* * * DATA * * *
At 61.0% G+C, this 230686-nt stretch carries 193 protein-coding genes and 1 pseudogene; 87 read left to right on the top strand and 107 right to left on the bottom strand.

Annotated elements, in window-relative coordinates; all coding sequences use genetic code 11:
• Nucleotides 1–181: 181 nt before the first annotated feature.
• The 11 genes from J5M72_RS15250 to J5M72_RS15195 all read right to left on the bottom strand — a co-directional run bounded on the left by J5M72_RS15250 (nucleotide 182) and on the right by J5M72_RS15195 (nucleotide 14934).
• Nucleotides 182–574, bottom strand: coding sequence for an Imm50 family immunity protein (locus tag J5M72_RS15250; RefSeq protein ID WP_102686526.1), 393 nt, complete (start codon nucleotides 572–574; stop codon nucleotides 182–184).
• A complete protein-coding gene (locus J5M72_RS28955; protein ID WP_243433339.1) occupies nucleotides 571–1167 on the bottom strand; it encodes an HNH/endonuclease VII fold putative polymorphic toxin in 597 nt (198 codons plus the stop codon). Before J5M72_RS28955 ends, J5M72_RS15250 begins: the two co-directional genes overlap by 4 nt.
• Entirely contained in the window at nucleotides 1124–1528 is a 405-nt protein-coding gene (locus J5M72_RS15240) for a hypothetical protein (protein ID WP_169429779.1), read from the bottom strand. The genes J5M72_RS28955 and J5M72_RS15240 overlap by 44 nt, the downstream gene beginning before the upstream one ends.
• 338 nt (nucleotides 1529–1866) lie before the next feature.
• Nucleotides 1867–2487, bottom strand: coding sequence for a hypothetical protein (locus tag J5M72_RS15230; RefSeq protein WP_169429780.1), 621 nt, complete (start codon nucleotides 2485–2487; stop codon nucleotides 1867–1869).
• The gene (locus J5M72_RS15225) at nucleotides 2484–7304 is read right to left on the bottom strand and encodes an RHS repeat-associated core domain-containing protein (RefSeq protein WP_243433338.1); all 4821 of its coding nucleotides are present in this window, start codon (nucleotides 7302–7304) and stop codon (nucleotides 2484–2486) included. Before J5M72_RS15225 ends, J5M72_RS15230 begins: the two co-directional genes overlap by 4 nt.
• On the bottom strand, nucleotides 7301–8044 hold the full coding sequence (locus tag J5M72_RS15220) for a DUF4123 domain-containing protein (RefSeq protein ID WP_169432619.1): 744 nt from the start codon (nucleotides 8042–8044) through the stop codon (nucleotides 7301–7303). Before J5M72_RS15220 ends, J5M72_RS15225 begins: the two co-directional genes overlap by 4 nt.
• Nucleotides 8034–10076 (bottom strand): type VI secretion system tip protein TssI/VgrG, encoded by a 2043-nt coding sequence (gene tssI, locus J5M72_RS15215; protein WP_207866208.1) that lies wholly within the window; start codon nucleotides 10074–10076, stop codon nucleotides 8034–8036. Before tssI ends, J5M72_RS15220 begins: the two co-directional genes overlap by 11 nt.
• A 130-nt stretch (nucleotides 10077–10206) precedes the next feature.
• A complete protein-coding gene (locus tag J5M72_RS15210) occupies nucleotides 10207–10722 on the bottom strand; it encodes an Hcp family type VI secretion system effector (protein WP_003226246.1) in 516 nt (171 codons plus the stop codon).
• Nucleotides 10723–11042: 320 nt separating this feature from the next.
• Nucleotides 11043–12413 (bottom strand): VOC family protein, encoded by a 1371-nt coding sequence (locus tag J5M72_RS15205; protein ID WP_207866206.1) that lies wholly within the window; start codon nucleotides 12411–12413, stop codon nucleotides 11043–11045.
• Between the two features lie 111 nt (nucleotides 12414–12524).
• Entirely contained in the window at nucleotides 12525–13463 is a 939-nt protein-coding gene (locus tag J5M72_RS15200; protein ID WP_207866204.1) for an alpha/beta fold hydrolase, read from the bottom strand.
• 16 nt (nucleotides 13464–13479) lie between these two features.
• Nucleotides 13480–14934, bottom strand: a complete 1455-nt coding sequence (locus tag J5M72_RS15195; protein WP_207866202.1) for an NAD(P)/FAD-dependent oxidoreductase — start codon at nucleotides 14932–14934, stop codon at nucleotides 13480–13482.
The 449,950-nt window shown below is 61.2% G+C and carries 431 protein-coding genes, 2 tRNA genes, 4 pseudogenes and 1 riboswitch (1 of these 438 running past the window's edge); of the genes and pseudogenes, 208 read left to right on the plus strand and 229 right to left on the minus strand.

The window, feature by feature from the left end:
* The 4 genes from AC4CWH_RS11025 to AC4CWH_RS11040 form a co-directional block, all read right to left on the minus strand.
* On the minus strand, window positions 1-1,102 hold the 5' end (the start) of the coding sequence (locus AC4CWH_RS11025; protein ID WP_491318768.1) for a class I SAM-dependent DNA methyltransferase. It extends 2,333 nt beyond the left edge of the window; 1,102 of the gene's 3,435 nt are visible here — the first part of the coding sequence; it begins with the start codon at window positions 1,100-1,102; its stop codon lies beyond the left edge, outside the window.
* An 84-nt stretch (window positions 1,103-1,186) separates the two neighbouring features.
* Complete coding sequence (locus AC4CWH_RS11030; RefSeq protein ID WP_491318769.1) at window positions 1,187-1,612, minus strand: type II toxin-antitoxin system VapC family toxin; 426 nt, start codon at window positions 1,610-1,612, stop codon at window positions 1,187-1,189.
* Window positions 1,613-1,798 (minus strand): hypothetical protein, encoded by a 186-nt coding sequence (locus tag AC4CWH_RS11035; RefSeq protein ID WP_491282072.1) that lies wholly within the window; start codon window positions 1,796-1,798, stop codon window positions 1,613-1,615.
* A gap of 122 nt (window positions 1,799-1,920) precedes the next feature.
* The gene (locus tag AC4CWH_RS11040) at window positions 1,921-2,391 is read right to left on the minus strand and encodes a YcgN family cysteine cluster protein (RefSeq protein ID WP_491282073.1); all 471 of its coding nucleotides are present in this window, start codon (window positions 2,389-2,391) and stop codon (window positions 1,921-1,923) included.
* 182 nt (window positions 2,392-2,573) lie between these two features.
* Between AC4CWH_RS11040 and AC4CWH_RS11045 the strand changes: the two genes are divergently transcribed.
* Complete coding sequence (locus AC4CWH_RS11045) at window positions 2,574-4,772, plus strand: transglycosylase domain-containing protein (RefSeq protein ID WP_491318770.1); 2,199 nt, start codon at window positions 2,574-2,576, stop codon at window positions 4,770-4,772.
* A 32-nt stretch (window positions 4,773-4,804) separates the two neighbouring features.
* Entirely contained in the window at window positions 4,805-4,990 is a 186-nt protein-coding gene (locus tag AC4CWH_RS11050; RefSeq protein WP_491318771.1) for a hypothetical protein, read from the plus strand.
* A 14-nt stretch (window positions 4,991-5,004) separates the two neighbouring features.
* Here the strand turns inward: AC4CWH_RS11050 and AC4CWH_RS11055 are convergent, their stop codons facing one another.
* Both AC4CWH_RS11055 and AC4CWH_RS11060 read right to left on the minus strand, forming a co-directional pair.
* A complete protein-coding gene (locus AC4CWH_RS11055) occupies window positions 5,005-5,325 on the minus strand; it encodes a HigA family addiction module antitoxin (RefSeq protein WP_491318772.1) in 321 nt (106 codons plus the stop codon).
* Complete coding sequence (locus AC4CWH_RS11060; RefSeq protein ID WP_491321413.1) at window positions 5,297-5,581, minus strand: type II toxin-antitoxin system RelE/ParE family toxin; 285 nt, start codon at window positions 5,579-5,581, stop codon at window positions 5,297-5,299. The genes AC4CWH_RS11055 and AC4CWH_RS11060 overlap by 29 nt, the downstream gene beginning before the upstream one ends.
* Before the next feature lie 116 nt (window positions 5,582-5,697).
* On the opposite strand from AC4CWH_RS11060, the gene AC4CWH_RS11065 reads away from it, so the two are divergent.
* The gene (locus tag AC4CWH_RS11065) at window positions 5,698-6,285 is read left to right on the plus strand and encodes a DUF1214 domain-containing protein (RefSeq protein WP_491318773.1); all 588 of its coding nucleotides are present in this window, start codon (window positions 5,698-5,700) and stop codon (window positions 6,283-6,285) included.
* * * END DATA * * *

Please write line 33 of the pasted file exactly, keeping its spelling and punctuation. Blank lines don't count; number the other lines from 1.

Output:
* A 32-nt stretch (window positions 4,773-4,804) separates the two neighbouring features.